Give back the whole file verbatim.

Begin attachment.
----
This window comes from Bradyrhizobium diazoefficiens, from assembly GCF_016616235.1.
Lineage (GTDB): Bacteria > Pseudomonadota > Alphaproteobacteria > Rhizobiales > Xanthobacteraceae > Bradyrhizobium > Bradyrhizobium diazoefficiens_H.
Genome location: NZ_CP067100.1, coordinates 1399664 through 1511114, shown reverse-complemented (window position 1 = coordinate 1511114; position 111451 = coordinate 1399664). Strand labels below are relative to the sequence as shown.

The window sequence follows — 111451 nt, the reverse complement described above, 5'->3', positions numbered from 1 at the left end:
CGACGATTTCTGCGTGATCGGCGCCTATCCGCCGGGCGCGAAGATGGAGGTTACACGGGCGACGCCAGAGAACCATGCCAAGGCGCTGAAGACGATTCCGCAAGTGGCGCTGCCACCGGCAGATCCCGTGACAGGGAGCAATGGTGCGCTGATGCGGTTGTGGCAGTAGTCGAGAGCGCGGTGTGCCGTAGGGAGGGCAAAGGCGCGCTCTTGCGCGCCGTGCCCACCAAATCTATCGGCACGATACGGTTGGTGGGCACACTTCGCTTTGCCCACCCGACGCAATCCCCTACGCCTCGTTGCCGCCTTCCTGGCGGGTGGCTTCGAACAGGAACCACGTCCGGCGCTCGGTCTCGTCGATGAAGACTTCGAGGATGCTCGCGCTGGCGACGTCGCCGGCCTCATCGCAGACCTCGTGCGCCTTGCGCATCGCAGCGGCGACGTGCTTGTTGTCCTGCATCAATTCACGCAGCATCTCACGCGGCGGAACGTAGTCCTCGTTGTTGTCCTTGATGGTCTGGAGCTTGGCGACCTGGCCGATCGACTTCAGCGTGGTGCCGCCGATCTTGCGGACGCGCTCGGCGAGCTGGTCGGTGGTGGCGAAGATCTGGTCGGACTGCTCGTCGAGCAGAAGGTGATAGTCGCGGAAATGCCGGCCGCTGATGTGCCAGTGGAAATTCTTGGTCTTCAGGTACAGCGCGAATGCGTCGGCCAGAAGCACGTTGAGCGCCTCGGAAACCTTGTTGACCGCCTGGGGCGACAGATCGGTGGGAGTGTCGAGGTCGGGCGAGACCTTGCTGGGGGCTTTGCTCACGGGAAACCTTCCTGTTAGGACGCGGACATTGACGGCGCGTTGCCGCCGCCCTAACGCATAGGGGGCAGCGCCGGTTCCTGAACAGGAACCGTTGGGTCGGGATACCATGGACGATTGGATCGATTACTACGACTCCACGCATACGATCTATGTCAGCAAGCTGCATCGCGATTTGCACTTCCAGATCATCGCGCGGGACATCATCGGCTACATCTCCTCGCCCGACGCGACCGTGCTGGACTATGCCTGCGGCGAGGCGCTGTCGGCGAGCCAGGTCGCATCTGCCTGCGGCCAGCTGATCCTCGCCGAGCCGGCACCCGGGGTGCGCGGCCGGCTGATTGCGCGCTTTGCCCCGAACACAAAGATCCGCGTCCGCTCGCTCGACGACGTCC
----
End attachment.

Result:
This window comes from Bradyrhizobium diazoefficiens, from assembly GCF_016616235.1.
Lineage (GTDB): Bacteria > Pseudomonadota > Alphaproteobacteria > Rhizobiales > Xanthobacteraceae > Bradyrhizobium > Bradyrhizobium diazoefficiens_H.
Genome location: NZ_CP067100.1, coordinates 1399664 through 1511114, shown reverse-complemented (window position 1 = coordinate 1511114; position 111451 = coordinate 1399664). Strand labels below are relative to the sequence as shown.

The window sequence follows — 111451 nt, the reverse complement described above, 5'->3', positions numbered from 1 at the left end:
CGACGATTTCTGCGTGATCGGCGCCTATCCGCCGGGCGCGAAGATGGAGGTTACACGGGCGACGCCAGAGAACCATGCCAAGGCGCTGAAGACGATTCCGCAAGTGGCGCTGCCACCGGCAGATCCCGTGACAGGGAGCAATGGTGCGCTGATGCGGTTGTGGCAGTAGTCGAGAGCGCGGTGTGCCGTAGGGAGGGCAAAGGCGCGCTCTTGCGCGCCGTGCCCACCAAATCTATCGGCACGATACGGTTGGTGGGCACACTTCGCTTTGCCCACCCGACGCAATCCCCTACGCCTCGTTGCCGCCTTCCTGGCGGGTGGCTTCGAACAGGAACCACGTCCGGCGCTCGGTCTCGTCGATGAAGACTTCGAGGATGCTCGCGCTGGCGACGTCGCCGGCCTCATCGCAGACCTCGTGCGCCTTGCGCATCGCAGCGGCGACGTGCTTGTTGTCCTGCATCAATTCACGCAGCATCTCACGCGGCGGAACGTAGTCCTCGTTGTTGTCCTTGATGGTCTGGAGCTTGGCGACCTGGCCGATCGACTTCAGCGTGGTGCCGCCGATCTTGCGGACGCGCTCGGCGAGCTGGTCGGTGGTGGCGAAGATCTGGTCGGACTGCTCGTCGAGCAGAAGGTGATAGTCGCGGAAATGCCGGCCGCTGATGTGCCAGTGGAAATTCTTGGTCTTCAGGTACAGCGCGAATGCGTCGGCCAGAAGCACGTTGAGCGCCTCGGAAACCTTGTTGACCGCCTGGGGCGACAGATCGGTGGGAGTGTCGAGGTCGGGCGAGACCTTGCTGGGGGCTTTGCTCACGGGAAACCTTCCTGTTAGGACGCGGACATTGACGGCGCGTTGCCGCCGCCCTAACGCATAGGGGGCAGCGCCGGTTCCTGAACAGGAACCGTTGGGTCGGGATACCATGGACGATTGGATCGATTACTACGACTCCACGCATACGATCTATGTCAGCAAGCTGCATCGCGATTTGCACTTCCAGATCATCGCGCGGGACATCATCGGCTACATCTCCTCGCCCGACGCGACCGTGCTGGACTATGCCTGCGGCGAGGCGCTGTCGGCGAGCCAGGTCGCATCTGCCTGCGGCCAGCTGATCCTCGCCGAGCCGGCACCCGGGGTGCGCGGCCGGCTGATTGCGCGCTTTGCCCCGAACACAAAGATCCGCGTCCGCTCGCTCGACGACGTCC